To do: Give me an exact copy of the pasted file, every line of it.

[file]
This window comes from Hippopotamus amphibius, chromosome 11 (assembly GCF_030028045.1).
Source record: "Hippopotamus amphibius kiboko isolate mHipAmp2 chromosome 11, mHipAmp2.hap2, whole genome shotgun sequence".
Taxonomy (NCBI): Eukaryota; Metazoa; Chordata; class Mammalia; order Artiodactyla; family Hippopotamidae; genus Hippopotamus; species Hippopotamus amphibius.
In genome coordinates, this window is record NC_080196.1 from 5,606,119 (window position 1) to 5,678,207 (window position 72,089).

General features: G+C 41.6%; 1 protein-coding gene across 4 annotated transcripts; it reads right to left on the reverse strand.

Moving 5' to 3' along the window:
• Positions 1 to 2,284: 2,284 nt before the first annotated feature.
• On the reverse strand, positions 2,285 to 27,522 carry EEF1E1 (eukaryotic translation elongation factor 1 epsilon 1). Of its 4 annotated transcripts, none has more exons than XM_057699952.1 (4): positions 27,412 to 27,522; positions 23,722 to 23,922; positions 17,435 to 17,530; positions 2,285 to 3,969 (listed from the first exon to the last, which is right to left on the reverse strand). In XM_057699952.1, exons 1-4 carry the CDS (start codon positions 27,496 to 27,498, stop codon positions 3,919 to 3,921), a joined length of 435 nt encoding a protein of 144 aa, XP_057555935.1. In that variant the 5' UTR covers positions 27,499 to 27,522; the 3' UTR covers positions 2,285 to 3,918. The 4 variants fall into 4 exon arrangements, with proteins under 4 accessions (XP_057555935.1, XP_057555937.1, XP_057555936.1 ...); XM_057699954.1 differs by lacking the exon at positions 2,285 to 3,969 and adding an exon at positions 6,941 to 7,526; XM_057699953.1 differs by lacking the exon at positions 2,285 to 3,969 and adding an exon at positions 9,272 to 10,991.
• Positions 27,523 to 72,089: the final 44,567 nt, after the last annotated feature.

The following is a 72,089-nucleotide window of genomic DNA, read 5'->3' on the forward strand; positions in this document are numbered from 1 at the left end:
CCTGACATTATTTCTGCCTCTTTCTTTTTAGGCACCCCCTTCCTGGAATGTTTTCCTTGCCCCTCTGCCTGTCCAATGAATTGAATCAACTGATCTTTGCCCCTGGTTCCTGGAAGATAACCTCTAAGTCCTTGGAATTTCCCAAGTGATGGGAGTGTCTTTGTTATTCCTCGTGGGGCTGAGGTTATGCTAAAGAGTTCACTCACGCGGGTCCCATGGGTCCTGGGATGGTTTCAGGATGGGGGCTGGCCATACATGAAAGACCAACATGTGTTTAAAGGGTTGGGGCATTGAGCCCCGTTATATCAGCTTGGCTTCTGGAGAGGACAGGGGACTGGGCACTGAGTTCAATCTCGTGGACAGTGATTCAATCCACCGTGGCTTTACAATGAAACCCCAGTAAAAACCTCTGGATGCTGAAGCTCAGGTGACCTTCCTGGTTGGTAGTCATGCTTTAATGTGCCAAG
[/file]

This window comes from Hippopotamus amphibius, chromosome 11 (assembly GCF_030028045.1).
Source record: "Hippopotamus amphibius kiboko isolate mHipAmp2 chromosome 11, mHipAmp2.hap2, whole genome shotgun sequence".
Taxonomy (NCBI): Eukaryota; Metazoa; Chordata; class Mammalia; order Artiodactyla; family Hippopotamidae; genus Hippopotamus; species Hippopotamus amphibius.
In genome coordinates, this window is record NC_080196.1 from 5,606,119 (window position 1) to 5,678,207 (window position 72,089).

General features: G+C 41.6%; 1 protein-coding gene across 4 annotated transcripts; it reads right to left on the reverse strand.

Moving 5' to 3' along the window:
• Positions 1 to 2,284: 2,284 nt before the first annotated feature.
• On the reverse strand, positions 2,285 to 27,522 carry EEF1E1 (eukaryotic translation elongation factor 1 epsilon 1). Of its 4 annotated transcripts, none has more exons than XM_057699952.1 (4): positions 27,412 to 27,522; positions 23,722 to 23,922; positions 17,435 to 17,530; positions 2,285 to 3,969 (listed from the first exon to the last, which is right to left on the reverse strand). In XM_057699952.1, exons 1-4 carry the CDS (start codon positions 27,496 to 27,498, stop codon positions 3,919 to 3,921), a joined length of 435 nt encoding a protein of 144 aa, XP_057555935.1. In that variant the 5' UTR covers positions 27,499 to 27,522; the 3' UTR covers positions 2,285 to 3,918. The 4 variants fall into 4 exon arrangements, with proteins under 4 accessions (XP_057555935.1, XP_057555937.1, XP_057555936.1 ...); XM_057699954.1 differs by lacking the exon at positions 2,285 to 3,969 and adding an exon at positions 6,941 to 7,526; XM_057699953.1 differs by lacking the exon at positions 2,285 to 3,969 and adding an exon at positions 9,272 to 10,991.
• Positions 27,523 to 72,089: the final 44,567 nt, after the last annotated feature.

The following is a 72,089-nucleotide window of genomic DNA, read 5'->3' on the forward strand; positions in this document are numbered from 1 at the left end:
CCTGACATTATTTCTGCCTCTTTCTTTTTAGGCACCCCCTTCCTGGAATGTTTTCCTTGCCCCTCTGCCTGTCCAATGAATTGAATCAACTGATCTTTGCCCCTGGTTCCTGGAAGATAACCTCTAAGTCCTTGGAATTTCCCAAGTGATGGGAGTGTCTTTGTTATTCCTCGTGGGGCTGAGGTTATGCTAAAGAGTTCACTCACGCGGGTCCCATGGGTCCTGGGATGGTTTCAGGATGGGGGCTGGCCATACATGAAAGACCAACATGTGTTTAAAGGGTTGGGGCATTGAGCCCCGTTATATCAGCTTGGCTTCTGGAGAGGACAGGGGACTGGGCACTGAGTTCAATCTCGTGGACAGTGATTCAATCCACCGTGGCTTTACAATGAAACCCCAGTAAAAACCTCTGGATGCTGAAGCTCAGGTGACCTTCCTGGTTGGTAGTCATGCTTTAATGTGCCAAG